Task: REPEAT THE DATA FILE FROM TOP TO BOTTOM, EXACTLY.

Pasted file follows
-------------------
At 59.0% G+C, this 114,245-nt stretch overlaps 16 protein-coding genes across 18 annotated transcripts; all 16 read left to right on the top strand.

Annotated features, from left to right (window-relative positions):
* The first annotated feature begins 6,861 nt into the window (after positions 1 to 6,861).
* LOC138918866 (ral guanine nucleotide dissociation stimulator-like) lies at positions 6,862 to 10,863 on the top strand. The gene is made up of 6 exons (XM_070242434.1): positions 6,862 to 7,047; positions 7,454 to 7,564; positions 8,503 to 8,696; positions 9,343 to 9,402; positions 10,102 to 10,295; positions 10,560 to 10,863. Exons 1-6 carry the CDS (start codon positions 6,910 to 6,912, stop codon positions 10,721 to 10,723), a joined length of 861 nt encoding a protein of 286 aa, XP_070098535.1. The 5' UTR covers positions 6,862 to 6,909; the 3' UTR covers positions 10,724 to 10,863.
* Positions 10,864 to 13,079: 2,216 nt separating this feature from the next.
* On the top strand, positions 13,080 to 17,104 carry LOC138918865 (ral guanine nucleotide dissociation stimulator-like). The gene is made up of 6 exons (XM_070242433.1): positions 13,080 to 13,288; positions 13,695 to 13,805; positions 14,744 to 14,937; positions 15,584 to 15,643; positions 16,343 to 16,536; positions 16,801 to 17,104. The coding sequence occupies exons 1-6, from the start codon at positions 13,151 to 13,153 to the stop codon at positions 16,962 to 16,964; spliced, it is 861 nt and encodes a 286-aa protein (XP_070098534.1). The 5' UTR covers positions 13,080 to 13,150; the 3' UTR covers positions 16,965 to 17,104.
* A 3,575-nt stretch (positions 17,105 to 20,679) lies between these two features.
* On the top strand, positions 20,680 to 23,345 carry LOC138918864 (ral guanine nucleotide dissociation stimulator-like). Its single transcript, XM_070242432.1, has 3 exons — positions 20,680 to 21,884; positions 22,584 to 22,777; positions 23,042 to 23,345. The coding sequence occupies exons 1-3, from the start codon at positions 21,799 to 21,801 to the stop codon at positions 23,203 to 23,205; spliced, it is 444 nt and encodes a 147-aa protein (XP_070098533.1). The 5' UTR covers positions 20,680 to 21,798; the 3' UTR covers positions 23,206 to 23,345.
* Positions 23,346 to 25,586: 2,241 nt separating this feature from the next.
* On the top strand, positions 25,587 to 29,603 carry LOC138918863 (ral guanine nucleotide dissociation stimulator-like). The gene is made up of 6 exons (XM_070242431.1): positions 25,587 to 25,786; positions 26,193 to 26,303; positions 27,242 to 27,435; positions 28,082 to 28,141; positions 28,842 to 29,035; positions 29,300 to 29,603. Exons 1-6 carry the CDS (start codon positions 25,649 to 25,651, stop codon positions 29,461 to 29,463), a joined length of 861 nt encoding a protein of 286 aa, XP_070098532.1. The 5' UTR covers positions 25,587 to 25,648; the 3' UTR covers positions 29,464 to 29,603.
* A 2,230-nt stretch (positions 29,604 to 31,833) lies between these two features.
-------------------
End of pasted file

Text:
At 59.0% G+C, this 114,245-nt stretch overlaps 16 protein-coding genes across 18 annotated transcripts; all 16 read left to right on the top strand.

Annotated features, from left to right (window-relative positions):
* The first annotated feature begins 6,861 nt into the window (after positions 1 to 6,861).
* LOC138918866 (ral guanine nucleotide dissociation stimulator-like) lies at positions 6,862 to 10,863 on the top strand. The gene is made up of 6 exons (XM_070242434.1): positions 6,862 to 7,047; positions 7,454 to 7,564; positions 8,503 to 8,696; positions 9,343 to 9,402; positions 10,102 to 10,295; positions 10,560 to 10,863. Exons 1-6 carry the CDS (start codon positions 6,910 to 6,912, stop codon positions 10,721 to 10,723), a joined length of 861 nt encoding a protein of 286 aa, XP_070098535.1. The 5' UTR covers positions 6,862 to 6,909; the 3' UTR covers positions 10,724 to 10,863.
* Positions 10,864 to 13,079: 2,216 nt separating this feature from the next.
* On the top strand, positions 13,080 to 17,104 carry LOC138918865 (ral guanine nucleotide dissociation stimulator-like). The gene is made up of 6 exons (XM_070242433.1): positions 13,080 to 13,288; positions 13,695 to 13,805; positions 14,744 to 14,937; positions 15,584 to 15,643; positions 16,343 to 16,536; positions 16,801 to 17,104. The coding sequence occupies exons 1-6, from the start codon at positions 13,151 to 13,153 to the stop codon at positions 16,962 to 16,964; spliced, it is 861 nt and encodes a 286-aa protein (XP_070098534.1). The 5' UTR covers positions 13,080 to 13,150; the 3' UTR covers positions 16,965 to 17,104.
* A 3,575-nt stretch (positions 17,105 to 20,679) lies between these two features.
* On the top strand, positions 20,680 to 23,345 carry LOC138918864 (ral guanine nucleotide dissociation stimulator-like). Its single transcript, XM_070242432.1, has 3 exons — positions 20,680 to 21,884; positions 22,584 to 22,777; positions 23,042 to 23,345. The coding sequence occupies exons 1-3, from the start codon at positions 21,799 to 21,801 to the stop codon at positions 23,203 to 23,205; spliced, it is 444 nt and encodes a 147-aa protein (XP_070098533.1). The 5' UTR covers positions 20,680 to 21,798; the 3' UTR covers positions 23,206 to 23,345.
* Positions 23,346 to 25,586: 2,241 nt separating this feature from the next.
* On the top strand, positions 25,587 to 29,603 carry LOC138918863 (ral guanine nucleotide dissociation stimulator-like). The gene is made up of 6 exons (XM_070242431.1): positions 25,587 to 25,786; positions 26,193 to 26,303; positions 27,242 to 27,435; positions 28,082 to 28,141; positions 28,842 to 29,035; positions 29,300 to 29,603. Exons 1-6 carry the CDS (start codon positions 25,649 to 25,651, stop codon positions 29,461 to 29,463), a joined length of 861 nt encoding a protein of 286 aa, XP_070098532.1. The 5' UTR covers positions 25,587 to 25,648; the 3' UTR covers positions 29,464 to 29,603.
* A 2,230-nt stretch (positions 29,604 to 31,833) lies between these two features.